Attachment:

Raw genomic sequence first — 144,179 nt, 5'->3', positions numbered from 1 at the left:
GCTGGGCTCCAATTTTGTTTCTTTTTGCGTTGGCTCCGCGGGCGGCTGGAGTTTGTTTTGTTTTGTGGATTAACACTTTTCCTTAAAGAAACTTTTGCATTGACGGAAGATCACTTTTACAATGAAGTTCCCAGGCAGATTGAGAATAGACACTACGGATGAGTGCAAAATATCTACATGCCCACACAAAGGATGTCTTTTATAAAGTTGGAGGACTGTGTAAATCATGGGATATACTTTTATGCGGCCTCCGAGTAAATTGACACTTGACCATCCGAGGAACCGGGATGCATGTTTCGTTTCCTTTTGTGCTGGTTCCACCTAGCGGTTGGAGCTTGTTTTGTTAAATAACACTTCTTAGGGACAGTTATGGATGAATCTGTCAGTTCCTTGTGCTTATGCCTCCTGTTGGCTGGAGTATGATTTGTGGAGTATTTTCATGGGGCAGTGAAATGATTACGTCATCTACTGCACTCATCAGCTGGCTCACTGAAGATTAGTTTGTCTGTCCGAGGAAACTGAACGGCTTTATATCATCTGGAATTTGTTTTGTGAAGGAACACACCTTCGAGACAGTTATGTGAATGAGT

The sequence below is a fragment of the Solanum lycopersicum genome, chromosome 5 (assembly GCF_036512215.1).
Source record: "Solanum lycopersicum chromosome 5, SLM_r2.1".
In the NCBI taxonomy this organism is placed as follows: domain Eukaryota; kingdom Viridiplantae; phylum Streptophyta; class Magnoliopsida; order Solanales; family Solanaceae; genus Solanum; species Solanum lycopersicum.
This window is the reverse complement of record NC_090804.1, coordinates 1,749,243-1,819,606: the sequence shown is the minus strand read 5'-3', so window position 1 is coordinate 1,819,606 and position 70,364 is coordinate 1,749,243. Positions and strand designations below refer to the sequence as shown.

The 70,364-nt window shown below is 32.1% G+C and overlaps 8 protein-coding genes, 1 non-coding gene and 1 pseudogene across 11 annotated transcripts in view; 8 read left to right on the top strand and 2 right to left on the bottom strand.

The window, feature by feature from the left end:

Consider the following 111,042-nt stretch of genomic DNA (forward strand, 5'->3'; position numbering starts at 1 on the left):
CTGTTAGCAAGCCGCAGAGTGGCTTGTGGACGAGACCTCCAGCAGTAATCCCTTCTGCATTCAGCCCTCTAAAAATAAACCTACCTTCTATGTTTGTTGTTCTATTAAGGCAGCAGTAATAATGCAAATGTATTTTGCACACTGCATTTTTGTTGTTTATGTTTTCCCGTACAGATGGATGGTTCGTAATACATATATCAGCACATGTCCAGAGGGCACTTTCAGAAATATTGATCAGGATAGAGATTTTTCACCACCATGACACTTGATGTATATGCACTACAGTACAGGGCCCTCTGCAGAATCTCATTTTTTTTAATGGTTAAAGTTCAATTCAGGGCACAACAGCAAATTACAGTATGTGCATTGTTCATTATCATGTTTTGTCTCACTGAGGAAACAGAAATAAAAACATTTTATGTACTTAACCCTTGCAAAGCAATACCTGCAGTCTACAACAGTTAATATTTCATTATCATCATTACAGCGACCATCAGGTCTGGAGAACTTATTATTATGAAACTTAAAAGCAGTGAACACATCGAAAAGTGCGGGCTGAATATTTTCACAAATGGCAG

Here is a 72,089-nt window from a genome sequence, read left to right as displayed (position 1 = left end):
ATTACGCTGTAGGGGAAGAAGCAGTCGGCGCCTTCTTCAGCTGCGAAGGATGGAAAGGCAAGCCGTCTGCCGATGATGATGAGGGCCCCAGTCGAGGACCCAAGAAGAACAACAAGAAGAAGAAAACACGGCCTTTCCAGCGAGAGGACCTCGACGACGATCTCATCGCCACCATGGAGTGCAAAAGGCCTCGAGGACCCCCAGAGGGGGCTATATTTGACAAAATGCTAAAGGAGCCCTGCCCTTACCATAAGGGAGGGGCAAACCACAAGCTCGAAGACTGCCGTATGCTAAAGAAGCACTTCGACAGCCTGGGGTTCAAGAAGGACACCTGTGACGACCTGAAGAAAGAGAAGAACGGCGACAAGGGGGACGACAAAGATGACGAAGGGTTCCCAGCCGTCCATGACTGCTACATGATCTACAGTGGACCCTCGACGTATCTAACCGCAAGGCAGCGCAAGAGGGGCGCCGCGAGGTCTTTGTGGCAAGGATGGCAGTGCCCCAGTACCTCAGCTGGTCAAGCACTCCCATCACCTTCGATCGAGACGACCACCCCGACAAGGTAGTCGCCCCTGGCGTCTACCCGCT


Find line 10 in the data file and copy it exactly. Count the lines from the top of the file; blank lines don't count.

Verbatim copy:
CTGTTAGCAAGCCGCAGAGTGGCTTGTGGACGAGACCTCCAGCAGTAATCCCTTCTGCATTCAGCCCTCTAAAAATAAACCTACCTTCTATGTTTGTTGTTCTATTAAGGCAGCAGTAATAATGCAAATGTATTTTGCACACTGCATTTTTGTTGTTTATGTTTTCCCGTACAGATGGATGGTTCGTAATACATATATCAGCACATGTCCAGAGGGCACTTTCAGAAATATTGATCAGGATAGAGATTTTTCACCACCATGACACTTGATGTATATGCACTACAGTACAGGGCCCTCTGCAGAATCTCATTTTTTTTAATGGTTAAAGTTCAATTCAGGGCACAACAGCAAATTACAGTATGTGCATTGTTCATTATCATGTTTTGTCTCACTGAGGAAACAGAAATAAAAACATTTTATGTACTTAACCCTTGCAAAGCAATACCTGCAGTCTACAACAGTTAATATTTCATTATCATCATTACAGCGACCATCAGGTCTGGAGAACTTATTATTATGAAACTTAAAAGCAGTGAACACATCGAAAAGTGCGGGCTGAATATTTTCACAAATGGCAG